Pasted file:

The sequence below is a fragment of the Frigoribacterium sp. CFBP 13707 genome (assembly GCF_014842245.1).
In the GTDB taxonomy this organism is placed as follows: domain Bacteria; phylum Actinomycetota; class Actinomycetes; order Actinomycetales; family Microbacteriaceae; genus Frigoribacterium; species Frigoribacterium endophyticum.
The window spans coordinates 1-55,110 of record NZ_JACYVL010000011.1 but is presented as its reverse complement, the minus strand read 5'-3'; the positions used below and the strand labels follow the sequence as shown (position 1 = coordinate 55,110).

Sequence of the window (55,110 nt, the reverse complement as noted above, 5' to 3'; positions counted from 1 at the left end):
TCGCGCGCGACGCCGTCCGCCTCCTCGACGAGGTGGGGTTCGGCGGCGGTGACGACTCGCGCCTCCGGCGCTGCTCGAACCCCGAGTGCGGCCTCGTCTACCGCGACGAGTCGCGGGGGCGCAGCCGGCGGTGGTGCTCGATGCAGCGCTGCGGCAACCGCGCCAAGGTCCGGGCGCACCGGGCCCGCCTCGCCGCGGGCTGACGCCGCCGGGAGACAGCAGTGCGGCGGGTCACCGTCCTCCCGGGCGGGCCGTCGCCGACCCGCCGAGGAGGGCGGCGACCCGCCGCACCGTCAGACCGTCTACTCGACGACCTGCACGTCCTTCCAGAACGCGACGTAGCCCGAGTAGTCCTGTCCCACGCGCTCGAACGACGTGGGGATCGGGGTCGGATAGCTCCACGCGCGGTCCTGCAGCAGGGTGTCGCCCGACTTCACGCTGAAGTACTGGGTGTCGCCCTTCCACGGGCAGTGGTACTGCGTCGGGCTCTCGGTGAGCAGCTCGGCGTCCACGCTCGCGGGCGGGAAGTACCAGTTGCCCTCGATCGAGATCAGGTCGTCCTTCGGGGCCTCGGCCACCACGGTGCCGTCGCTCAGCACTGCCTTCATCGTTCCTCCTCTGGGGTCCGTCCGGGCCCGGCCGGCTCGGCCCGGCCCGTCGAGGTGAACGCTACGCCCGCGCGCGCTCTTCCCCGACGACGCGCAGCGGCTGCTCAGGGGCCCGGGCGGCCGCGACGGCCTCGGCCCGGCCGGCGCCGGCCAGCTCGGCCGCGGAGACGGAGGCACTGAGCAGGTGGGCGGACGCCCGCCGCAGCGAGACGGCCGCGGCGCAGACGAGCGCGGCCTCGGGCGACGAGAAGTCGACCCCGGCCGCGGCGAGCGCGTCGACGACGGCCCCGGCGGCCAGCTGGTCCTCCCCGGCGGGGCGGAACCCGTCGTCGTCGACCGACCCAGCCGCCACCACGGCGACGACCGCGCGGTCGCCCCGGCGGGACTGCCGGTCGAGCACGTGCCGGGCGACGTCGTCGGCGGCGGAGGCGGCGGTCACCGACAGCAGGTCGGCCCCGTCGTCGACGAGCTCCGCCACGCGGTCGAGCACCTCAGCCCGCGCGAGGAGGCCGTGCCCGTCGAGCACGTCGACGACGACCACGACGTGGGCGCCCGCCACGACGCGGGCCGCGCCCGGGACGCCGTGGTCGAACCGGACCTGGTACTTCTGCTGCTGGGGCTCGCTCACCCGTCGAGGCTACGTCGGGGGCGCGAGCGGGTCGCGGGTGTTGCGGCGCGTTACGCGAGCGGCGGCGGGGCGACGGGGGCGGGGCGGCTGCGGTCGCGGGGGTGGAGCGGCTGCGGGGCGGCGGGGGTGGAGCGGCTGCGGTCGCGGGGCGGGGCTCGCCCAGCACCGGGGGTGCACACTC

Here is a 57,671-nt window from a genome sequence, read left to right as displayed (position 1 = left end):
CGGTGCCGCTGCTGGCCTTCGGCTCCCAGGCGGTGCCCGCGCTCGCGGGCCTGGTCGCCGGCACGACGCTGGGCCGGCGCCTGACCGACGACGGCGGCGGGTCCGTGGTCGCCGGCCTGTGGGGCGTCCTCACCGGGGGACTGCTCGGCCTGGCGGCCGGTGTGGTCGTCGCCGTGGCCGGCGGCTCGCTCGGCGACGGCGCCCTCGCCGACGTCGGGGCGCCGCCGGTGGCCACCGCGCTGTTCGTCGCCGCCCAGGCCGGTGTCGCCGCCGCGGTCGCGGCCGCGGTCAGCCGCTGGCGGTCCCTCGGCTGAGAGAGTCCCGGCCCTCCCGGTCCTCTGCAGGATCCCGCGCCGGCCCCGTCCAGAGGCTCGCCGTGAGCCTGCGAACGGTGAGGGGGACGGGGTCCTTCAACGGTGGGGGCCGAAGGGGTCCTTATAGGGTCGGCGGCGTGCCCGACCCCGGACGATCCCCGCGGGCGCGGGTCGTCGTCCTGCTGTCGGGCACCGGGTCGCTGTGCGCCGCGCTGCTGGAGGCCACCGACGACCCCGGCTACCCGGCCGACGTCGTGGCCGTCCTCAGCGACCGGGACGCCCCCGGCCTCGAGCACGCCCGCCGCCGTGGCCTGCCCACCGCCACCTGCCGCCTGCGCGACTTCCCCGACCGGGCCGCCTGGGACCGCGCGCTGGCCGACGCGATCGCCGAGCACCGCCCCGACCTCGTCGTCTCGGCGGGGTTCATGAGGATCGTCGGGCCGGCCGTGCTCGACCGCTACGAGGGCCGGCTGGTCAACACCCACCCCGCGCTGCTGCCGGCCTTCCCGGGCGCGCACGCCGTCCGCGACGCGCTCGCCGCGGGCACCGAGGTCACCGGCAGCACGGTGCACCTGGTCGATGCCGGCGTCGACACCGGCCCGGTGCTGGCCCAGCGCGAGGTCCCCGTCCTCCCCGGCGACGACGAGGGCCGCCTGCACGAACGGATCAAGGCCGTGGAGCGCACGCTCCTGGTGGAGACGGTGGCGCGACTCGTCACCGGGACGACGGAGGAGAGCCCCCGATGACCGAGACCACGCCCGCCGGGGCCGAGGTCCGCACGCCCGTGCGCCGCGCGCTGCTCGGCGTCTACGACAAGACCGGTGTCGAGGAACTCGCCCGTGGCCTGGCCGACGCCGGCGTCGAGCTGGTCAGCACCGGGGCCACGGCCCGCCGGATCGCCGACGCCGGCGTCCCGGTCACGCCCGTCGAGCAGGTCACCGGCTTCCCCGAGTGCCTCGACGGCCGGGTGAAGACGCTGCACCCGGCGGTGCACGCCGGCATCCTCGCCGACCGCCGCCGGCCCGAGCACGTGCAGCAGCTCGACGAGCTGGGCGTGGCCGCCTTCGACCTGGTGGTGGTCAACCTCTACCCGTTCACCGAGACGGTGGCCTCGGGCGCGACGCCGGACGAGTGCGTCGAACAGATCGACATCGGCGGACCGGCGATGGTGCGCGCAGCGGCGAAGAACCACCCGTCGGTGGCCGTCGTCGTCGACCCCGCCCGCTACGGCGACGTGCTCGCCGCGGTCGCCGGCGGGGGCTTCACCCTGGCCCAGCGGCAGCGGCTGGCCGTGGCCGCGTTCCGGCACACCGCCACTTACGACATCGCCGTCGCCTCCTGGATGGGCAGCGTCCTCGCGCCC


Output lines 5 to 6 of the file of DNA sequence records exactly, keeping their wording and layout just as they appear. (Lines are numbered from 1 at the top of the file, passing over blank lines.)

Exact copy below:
TCGCGCGCGACGCCGTCCGCCTCCTCGACGAGGTGGGGTTCGGCGGCGGTGACGACTCGCGCCTCCGGCGCTGCTCGAACCCCGAGTGCGGCCTCGTCTACCGCGACGAGTCGCGGGGGCGCAGCCGGCGGTGGTGCTCGATGCAGCGCTGCGGCAACCGCGCCAAGGTCCGGGCGCACCGGGCCCGCCTCGCCGCGGGCTGACGCCGCCGGGAGACAGCAGTGCGGCGGGTCACCGTCCTCCCGGGCGGGCCGTCGCCGACCCGCCGAGGAGGGCGGCGACCCGCCGCACCGTCAGACCGTCTACTCGACGACCTGCACGTCCTTCCAGAACGCGACGTAGCCCGAGTAGTCCTGTCCCACGCGCTCGAACGACGTGGGGATCGGGGTCGGATAGCTCCACGCGCGGTCCTGCAGCAGGGTGTCGCCCGACTTCACGCTGAAGTACTGGGTGTCGCCCTTCCACGGGCAGTGGTACTGCGTCGGGCTCTCGGTGAGCAGCTCGGCGTCCACGCTCGCGGGCGGGAAGTACCAGTTGCCCTCGATCGAGATCAGGTCGTCCTTCGGGGCCTCGGCCACCACGGTGCCGTCGCTCAGCACTGCCTTCATCGTTCCTCCTCTGGGGTCCGTCCGGGCCCGGCCGGCTCGGCCCGGCCCGTCGAGGTGAACGCTACGCCCGCGCGCGCTCTTCCCCGACGACGCGCAGCGGCTGCTCAGGGGCCCGGGCGGCCGCGACGGCCTCGGCCCGGCCGGCGCCGGCCAGCTCGGCCGCGGAGACGGAGGCACTGAGCAGGTGGGCGGACGCCCGCCGCAGCGAGACGGCCGCGGCGCAGACGAGCGCGGCCTCGGGCGACGAGAAGTCGACCCCGGCCGCGGCGAGCGCGTCGACGACGGCCCCGGCGGCCAGCTGGTCCTCCCCGGCGGGGCGGAACCCGTCGTCGTCGACCGACCCAGCCGCCACCACGGCGACGACCGCGCGGTCGCCCCGGCGGGACTGCCGGTCGAGCACGTGCCGGGCGACGTCGTCGGCGGCGGAGGCGGCGGTCACCGACAGCAGGTCGGCCCCGTCGTCGACGAGCTCCGCCACGCGGTCGAGCACCTCAGCCCGCGCGAGGAGGCCGTGCCCGTCGAGCACGTCGACGACGACCACGACGTGGGCGCCCGCCACGACGCGGGCCGCGCCCGGGACGCCGTGGTCGAACCGGACCTGGTACTTCTGCTGCTGGGGCTCGCTCACCCGTCGAGGCTACGTCGGGGGCGCGAGCGGGTCGCGGGTGTTGCGGCGCGTTACGCGAGCGGCGGCGGGGCGACGGGGGCGGGGCGGCTGCGGTCGCGGGGGTGGAGCGGCTGCGGGGCGGCGGGGGTGGAGCGGCTGCGGTCGCGGGGCGGGGCTCGCCCAGCACCGGGGGTGCACACTC

Here is a 57,671-nt window from a genome sequence, read left to right as displayed (position 1 = left end):